Don't worry, scientists are using their powers for good when they harness lightning in a lab to destroy concrete. The lightning zap breaks up the rubble into its core components without all the environmental mess created by shredding it.
With that kind of power, let's remember to not make scientists mad. Plus, using the lightning method the core components can be used again so a building could rise from the waste of another.
So what's the big problem with concrete? Why zap it — and, for that matter, how is hitting concrete with lightning better than just crushing it? Well, concrete is a bit of an environmental nightmare all around. Creating it contributes to CO2 production and the ability to "recycle" it is limited. Inherently its pretty hardy stuff and when it is shredded it creates unhealthy dust and just smaller bits of the same rubble.
Given the millions of tons of concrete waste being created around the world whenever we want a new road or to tear down an old building, scientists at the Fraunhofter Institute's Concrete Technology Group in Holzkirchen, Germany wanted to create a way to truly recycle the concrete instead of just down-cycling it into dubiously useful rubble.
The answer came through a 70-year old discovery from Russian scientists. They learned a process called electrodynamic fragmentation breaks things down to their original components. Their experiments discovered the principle of dielectric strength. This means the resistance of fluids or solids to electrical impulses is not a physical constant, but actually changes based on the duration of the lightning or electrical impulse.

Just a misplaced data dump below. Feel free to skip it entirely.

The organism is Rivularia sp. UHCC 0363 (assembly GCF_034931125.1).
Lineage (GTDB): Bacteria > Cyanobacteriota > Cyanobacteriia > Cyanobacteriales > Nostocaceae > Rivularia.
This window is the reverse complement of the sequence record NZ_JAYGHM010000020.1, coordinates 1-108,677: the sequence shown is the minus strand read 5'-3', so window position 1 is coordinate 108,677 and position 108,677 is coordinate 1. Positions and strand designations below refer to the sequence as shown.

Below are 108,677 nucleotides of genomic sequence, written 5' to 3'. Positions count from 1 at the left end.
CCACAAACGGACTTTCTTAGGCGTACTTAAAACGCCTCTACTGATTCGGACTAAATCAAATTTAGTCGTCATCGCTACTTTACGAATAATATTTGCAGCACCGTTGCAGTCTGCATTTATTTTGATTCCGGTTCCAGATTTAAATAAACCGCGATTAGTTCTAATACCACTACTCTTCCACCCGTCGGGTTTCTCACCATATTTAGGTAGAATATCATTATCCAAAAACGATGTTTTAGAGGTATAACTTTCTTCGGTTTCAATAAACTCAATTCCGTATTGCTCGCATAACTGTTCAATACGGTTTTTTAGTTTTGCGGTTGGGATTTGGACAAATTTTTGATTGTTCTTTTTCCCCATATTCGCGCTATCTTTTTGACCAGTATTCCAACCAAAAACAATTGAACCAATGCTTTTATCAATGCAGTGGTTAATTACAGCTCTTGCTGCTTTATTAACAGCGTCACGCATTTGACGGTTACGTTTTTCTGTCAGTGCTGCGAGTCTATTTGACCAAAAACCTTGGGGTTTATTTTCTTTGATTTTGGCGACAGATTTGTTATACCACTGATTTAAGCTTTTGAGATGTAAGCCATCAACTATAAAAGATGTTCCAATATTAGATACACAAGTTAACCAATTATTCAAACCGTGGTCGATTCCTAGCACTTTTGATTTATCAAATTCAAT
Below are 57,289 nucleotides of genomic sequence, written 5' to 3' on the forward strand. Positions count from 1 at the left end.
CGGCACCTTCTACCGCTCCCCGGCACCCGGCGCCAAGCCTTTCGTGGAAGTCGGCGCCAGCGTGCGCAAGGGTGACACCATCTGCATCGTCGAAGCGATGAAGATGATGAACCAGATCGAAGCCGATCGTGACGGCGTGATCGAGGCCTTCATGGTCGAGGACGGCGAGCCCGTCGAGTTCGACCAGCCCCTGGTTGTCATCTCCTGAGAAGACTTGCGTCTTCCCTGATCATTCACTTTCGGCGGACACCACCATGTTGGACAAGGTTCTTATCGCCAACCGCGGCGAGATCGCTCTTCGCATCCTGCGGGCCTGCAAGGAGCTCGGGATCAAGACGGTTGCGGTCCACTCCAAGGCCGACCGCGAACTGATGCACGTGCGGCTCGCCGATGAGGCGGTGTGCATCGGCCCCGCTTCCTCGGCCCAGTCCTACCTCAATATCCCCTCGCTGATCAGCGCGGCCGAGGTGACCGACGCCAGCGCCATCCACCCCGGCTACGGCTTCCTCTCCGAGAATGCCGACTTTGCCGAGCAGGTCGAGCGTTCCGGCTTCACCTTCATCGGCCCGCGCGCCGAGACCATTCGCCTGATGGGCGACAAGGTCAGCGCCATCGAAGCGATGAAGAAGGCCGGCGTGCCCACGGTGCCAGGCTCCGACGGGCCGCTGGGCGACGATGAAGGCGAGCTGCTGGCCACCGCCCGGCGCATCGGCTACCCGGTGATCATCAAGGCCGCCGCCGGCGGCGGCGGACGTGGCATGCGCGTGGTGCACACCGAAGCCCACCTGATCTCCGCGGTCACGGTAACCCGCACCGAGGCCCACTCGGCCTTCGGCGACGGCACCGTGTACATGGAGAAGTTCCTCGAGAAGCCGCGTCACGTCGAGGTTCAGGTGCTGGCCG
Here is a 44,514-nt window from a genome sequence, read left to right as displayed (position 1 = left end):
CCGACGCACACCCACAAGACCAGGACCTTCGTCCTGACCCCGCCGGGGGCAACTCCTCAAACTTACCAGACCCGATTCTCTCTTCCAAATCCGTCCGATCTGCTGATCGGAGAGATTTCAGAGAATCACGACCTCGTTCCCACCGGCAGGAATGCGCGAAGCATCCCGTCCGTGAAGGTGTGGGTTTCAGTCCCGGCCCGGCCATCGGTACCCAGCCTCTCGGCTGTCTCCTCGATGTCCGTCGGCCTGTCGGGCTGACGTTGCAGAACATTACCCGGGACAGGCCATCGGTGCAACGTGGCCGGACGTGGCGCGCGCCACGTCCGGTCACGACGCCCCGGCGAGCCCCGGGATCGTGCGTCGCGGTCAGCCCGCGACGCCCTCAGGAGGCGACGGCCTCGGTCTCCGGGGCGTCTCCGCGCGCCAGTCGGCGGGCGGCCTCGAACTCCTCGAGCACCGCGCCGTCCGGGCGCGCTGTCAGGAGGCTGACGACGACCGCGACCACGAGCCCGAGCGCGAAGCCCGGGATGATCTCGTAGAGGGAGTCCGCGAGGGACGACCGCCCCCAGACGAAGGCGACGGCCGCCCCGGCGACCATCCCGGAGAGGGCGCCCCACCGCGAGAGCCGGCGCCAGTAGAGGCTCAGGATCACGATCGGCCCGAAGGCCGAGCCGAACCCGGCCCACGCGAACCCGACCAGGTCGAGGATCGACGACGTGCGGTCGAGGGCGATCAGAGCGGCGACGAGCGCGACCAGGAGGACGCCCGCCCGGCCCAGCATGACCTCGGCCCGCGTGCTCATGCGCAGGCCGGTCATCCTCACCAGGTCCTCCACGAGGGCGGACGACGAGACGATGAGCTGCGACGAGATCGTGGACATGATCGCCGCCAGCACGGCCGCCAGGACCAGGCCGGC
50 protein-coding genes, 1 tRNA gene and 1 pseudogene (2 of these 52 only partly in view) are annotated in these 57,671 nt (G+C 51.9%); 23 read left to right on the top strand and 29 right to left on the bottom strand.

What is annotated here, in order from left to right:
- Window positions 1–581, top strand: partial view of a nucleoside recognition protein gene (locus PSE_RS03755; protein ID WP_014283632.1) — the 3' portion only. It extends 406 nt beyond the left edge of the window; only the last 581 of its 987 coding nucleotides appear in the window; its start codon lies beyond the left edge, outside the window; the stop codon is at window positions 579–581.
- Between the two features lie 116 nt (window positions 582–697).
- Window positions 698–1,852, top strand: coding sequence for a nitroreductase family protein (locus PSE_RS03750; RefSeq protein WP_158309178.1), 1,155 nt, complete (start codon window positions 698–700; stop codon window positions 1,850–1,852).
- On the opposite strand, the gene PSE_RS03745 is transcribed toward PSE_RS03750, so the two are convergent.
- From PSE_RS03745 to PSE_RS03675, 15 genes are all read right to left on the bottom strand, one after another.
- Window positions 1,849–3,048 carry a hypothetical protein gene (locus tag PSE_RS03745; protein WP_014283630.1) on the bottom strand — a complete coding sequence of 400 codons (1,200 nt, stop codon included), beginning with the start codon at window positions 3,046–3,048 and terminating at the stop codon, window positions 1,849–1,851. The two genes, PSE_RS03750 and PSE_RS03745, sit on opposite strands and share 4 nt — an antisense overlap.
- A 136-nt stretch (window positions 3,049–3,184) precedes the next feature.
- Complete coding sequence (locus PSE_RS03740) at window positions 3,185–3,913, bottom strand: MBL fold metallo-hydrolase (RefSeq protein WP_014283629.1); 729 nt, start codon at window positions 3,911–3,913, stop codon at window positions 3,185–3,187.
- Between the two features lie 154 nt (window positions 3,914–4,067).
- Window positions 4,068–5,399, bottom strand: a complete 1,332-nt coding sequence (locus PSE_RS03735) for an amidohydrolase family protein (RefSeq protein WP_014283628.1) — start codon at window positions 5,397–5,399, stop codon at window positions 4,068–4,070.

We all know that lighting likes to travel through water rather than a solid — it's why we all jump out of the pool when there is a storm. Well, when scientists tinker with the duration of the electrical impulse that travels through the water it turns out to be even scarier than we think.
Using the principle of dielectric strength, the Fraunhofer researchers discovered that a 150-nanosecond bolt of lightning traveling through water can actually enter concrete. When hit with that short, intense bolt of lightning, it will pass through the water into the concrete using the paths of least resistance — which would be through the bonds between the components of the concrete which are cement, aggregate rock and water.
Volker Thorne from the Fraunhofer Institute describes the process vividly in a press statement:
"At this instant a plasma channel is formed in the concrete which grows within a thousandth of a second, like a pressure wave from the inside outwards. The force of this pressure wave is comparable with a small explosion."
Aside from the playing with lightning part (and conjuring images Death Star-style demolition), why should we care about exploding concrete?
This process takes the concrete down to its raw components again, not just messy rubble. Having the raw components be reborn out of the explosion allows engineers to make brand new concrete. Though it sounds like Frankenstein, it's a good thing. It creates a useful recycling loop.
Currently, the researchers can process one ton of concrete waste per hour in their laboratory fragmentation plant. According to the company, the next step is to increase the rate of processing and look for a way to create a cement substitute from the waste. The combined efforts could make the industry cleaner and ultimately cut costs throughout the industry.